By Ann Hornaday
Special to The Washington Post
Friday, December 6, 2002
A vivid, vital movie has been made about New York's underworld, a film that pounds and pulses with the brutal life force of young men living on the edge of unlimited potential and early death.
That film is "GoodFellas," and it is available at your nearest video store. You might also pick up "Mean Streets" while you're at it. By no means be fooled into seeing "Empire," a retread of material already thoroughly plumbed by Martin Scorsese.
Such invidious comparisons are required in assessing a movie that begs, borrows and outright steals from its more illustrious predecessors. "Empire's" writer-director, Franc. Reyes, is a onetime choreographer and sometime composer of pop songs; what he knows about making movies he clearly gleaned from studying Scorsese, as well as such Scorsese acolytes as Spike Lee, with the voraciousness of a magpie.
In "Empire," which stars John Leguizamo as a Bronx heroin dealer named Victor Rosa, Reyes makes heavy use of Scorsese's signature camera movements, slow-motion effects and jittery editing. He surely steals nearly every play in the "GoodFellas" book, from the opening introductions of the film's seedy characters to a scene in which Victor leaves his SUV parked on a dangerous Bronx street. No one touches the car, he explains in the film's tiresome voice-over. "And you know why? Respect." At that point one half-expects Tony Bennett to start belting "Rags to Riches."
"Empire" is being advertised as something of a gangster sting movie, wherein Victor's character is hoodwinked by a smarmy Wall Street investor named Jack Wimmer (Peter Sarsgaard, in a terrifically fey performance) and then gets back at the rich guy using street smarts and South Bronx muscle. It turns out that Victor is hoodwinked not only by Wimmer but by the latter's voluptuous girlfriend, Trish (Denise Richards, whose Jeanne Moreau pout seems to get more pillowy in each movie). But sadly, "Empire" has next to nothing to do with the mind games of its main characters and much more to do with a bunch of beefy guys shooting at each other quite sloppily with very big guns.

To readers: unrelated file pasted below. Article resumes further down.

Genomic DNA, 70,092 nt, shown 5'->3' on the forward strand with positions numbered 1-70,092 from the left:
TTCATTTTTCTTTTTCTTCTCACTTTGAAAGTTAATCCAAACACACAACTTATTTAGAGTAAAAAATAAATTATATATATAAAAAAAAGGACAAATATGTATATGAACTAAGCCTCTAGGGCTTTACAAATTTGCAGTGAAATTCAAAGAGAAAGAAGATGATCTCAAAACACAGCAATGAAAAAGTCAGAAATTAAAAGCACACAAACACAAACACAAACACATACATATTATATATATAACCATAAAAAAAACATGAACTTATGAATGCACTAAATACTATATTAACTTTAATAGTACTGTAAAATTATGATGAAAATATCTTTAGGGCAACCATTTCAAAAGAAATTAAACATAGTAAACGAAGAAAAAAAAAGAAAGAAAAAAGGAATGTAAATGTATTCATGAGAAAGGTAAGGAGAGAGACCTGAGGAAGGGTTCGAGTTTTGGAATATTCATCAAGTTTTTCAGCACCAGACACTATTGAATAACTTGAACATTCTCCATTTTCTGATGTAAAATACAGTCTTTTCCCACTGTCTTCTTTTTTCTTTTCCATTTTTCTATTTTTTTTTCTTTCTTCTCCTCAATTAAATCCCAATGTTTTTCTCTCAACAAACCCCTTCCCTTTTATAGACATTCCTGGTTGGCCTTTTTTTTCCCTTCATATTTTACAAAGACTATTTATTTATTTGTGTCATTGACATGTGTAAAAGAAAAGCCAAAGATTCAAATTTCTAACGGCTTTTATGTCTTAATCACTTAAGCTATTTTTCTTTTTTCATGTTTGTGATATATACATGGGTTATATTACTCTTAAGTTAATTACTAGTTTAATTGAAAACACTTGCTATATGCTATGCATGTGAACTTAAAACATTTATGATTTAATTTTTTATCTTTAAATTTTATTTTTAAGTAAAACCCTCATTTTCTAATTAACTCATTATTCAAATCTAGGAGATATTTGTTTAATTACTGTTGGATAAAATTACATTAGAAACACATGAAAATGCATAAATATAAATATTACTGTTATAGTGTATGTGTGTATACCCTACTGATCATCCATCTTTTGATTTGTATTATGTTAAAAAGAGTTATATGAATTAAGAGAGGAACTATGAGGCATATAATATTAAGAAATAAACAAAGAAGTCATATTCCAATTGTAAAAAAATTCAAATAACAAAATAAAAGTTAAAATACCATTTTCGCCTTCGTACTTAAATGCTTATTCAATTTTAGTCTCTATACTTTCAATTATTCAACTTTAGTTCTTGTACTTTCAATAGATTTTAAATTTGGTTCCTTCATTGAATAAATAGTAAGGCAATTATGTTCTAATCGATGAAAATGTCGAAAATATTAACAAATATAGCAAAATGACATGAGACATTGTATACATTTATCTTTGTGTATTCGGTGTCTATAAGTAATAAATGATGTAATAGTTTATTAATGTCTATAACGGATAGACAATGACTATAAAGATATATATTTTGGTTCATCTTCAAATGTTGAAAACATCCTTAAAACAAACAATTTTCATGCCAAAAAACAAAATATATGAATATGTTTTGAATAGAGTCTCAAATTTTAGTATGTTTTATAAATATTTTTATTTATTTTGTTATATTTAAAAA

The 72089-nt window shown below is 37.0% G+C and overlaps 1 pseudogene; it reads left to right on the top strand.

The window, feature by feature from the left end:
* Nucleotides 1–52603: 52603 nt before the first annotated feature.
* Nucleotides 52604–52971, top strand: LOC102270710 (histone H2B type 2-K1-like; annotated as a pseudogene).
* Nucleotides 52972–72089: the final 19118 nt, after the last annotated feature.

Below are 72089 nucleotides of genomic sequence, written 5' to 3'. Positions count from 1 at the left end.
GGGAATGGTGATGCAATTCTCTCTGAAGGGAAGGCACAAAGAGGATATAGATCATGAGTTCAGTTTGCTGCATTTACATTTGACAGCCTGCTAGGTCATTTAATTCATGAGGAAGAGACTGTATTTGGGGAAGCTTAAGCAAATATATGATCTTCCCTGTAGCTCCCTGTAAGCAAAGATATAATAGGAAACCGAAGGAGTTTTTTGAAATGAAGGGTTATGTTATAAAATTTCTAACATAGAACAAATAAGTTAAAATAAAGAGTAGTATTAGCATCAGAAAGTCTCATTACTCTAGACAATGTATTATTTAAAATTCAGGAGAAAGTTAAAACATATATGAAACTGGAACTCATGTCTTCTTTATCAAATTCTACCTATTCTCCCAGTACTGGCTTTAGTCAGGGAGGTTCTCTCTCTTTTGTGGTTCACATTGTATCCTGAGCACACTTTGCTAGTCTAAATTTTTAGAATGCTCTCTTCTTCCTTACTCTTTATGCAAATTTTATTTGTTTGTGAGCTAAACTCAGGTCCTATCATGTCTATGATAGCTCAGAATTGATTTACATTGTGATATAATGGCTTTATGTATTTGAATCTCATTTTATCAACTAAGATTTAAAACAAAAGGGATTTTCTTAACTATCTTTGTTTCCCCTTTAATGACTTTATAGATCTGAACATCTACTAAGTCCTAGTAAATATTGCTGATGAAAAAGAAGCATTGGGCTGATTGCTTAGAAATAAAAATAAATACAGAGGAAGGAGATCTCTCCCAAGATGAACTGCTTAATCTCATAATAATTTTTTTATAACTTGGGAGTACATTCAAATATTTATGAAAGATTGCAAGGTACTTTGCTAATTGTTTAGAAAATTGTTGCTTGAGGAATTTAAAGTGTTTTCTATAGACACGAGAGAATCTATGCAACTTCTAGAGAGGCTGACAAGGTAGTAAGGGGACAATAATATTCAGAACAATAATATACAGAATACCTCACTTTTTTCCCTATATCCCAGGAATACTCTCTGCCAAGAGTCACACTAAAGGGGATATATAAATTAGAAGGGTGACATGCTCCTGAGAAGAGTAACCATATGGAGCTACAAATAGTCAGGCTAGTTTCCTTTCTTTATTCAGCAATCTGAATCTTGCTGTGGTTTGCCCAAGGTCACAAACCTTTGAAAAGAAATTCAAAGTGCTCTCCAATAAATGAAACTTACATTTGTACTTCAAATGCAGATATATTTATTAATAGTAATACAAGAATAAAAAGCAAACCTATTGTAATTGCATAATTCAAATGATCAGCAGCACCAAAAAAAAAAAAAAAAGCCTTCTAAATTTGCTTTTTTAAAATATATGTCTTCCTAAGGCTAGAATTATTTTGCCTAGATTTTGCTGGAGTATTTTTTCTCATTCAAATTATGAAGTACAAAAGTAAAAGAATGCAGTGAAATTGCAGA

Leguizamo is a gifted comedian and a chameleonlike actor, but his talents are wasted in this portrait of New York greed, which is as tiresome as it is anachronistic (the World Trade Center is still intact in the movie, as is the dot-com boom). And what in heaven's name is Isabella Rossellini doing tarted up as a Colombian drug dealer? Or Sonia Braga as a haggard-looking matriarch? The best part of "Empire" is Ruben Blades' swinging, swelling musical score, which is interspersed with some good Latin pop songs. ("Empire" is the first release of Universal's Arenas label, dedicated to tapping the Latino audience.)
Still, the endless posing and fake gunplay and ginned-up violence and acrid profanity have an effect every bit as soporific as Victor's most sought-after product. If you find yourself nodding off in the first half-hour, just chalk it up to being in the "Empire" state.